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Hey people, not entirely sure where this should be posted and I'm sorry if it's in the wrong category.

I've just started my first year of the DP and my school is pretty new to the program. The grade above doesn't seem to be fairing well and I'm not too confident in the teachers, so I'm facing concerns of whether I should transfer or what, which is freaking me out. So I just want to know about the program in your countries/schools/area and what you think of them.

(I'm currently in Jamaica and considering transferring to a program in Florida. )

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I took the same classes as you, except for Vis Arts [i did Phys at SL instead]. My math, Phys, and Spanish B classes weren't IB classes, but they covered the material pretty much. Our school doesn't fully submerge into IB, I guess. It works out well enough, although people don't really care about how they do on the IB exams. What is important is the grade the teacher gives you at the end of the term, which doesn't necessarily reflect on what you'll get from IB. They don't give us predicted stuff, and things are pretty low key.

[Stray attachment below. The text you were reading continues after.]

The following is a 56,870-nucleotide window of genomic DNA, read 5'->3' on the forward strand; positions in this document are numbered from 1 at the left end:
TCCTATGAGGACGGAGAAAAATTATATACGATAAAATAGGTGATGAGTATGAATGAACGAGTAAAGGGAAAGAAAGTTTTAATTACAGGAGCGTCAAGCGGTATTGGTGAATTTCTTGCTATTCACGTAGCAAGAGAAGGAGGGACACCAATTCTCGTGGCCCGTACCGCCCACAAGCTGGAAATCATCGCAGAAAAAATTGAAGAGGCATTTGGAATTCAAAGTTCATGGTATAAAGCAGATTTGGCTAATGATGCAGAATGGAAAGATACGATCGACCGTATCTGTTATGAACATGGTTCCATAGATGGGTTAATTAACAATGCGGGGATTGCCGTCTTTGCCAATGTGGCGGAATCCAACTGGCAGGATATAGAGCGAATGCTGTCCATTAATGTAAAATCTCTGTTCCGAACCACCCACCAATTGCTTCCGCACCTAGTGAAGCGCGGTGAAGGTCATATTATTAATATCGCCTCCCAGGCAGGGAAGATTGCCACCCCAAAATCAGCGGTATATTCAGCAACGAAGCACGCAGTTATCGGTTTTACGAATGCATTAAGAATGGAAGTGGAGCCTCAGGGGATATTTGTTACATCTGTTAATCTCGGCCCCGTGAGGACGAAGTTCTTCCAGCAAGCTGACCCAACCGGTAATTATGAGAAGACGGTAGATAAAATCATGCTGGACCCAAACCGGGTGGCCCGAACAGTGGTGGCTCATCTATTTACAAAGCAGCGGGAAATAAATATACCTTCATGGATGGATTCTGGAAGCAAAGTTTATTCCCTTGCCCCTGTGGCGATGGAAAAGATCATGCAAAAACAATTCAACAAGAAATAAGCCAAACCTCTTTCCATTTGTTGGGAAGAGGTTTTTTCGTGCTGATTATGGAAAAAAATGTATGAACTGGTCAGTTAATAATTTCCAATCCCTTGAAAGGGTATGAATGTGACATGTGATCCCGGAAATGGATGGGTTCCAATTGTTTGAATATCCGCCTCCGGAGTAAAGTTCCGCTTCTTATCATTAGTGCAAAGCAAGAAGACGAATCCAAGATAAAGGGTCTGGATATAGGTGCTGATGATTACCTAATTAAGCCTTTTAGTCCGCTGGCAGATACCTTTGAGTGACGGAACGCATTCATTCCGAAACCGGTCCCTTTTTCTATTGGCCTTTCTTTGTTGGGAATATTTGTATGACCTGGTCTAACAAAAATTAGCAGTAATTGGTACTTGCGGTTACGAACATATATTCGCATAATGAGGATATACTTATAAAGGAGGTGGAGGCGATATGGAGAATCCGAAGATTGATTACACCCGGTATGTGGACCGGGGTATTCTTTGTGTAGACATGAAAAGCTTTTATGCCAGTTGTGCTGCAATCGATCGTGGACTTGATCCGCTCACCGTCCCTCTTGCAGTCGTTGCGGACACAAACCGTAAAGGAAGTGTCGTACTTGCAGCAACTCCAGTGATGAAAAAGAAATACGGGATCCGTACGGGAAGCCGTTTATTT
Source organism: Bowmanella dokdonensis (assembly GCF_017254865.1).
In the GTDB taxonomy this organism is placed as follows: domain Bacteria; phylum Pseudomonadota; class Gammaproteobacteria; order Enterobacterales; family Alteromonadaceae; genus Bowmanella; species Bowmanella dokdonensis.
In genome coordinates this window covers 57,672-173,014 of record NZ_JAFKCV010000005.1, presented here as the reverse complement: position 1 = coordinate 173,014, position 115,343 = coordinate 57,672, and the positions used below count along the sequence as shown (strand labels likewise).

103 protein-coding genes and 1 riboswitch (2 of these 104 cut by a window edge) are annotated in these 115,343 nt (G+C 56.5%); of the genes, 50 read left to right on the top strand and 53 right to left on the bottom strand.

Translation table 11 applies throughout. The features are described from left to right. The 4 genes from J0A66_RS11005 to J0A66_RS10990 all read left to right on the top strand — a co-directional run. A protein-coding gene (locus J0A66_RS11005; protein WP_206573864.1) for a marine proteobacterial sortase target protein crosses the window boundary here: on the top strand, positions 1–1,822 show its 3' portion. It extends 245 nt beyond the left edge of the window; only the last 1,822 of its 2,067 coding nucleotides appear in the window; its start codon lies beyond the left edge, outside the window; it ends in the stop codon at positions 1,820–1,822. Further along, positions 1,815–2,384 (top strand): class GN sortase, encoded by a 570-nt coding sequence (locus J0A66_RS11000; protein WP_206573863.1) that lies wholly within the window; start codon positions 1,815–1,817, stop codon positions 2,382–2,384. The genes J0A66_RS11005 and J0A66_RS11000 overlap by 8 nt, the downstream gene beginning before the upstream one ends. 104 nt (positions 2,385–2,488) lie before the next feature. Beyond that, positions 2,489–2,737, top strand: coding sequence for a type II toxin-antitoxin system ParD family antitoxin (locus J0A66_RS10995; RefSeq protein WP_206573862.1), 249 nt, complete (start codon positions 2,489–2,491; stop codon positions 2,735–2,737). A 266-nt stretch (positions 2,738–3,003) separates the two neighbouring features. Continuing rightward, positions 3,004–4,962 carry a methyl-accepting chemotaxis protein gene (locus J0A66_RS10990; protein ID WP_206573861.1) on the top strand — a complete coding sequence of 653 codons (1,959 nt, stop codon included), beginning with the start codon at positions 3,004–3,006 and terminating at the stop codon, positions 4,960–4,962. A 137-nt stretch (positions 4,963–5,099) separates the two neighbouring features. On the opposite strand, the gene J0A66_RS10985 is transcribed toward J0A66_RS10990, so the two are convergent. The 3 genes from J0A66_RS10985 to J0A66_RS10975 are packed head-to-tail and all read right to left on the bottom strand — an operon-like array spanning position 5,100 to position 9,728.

I think you should have some faith in your school. Yeah, it's probably going to be harder for you, but every school was new once. If a significant number of the students moved away, how's the school supposed to get better? I'm not saying you should sacrifice yourself or anything. Your education is of the utmost importance. But if you're not gunning for a high grade--if you're more interested in the learning than in the scores, then I don't think your education will be affected.

Moving is pretty drastic. Don't take it lightly. I don't share the same perspective as many people on here, but I have to say that the bonds I made and the things I learned are more than valuable enough to cover a sucky score, and I'm not lacking in ambition, so don't write that off immediately :( [but then again, even if I don't do well on the IB, my chances of getting into uni aren't shot, so if it's IB or nothing for you right now, then you're in a different predicament.]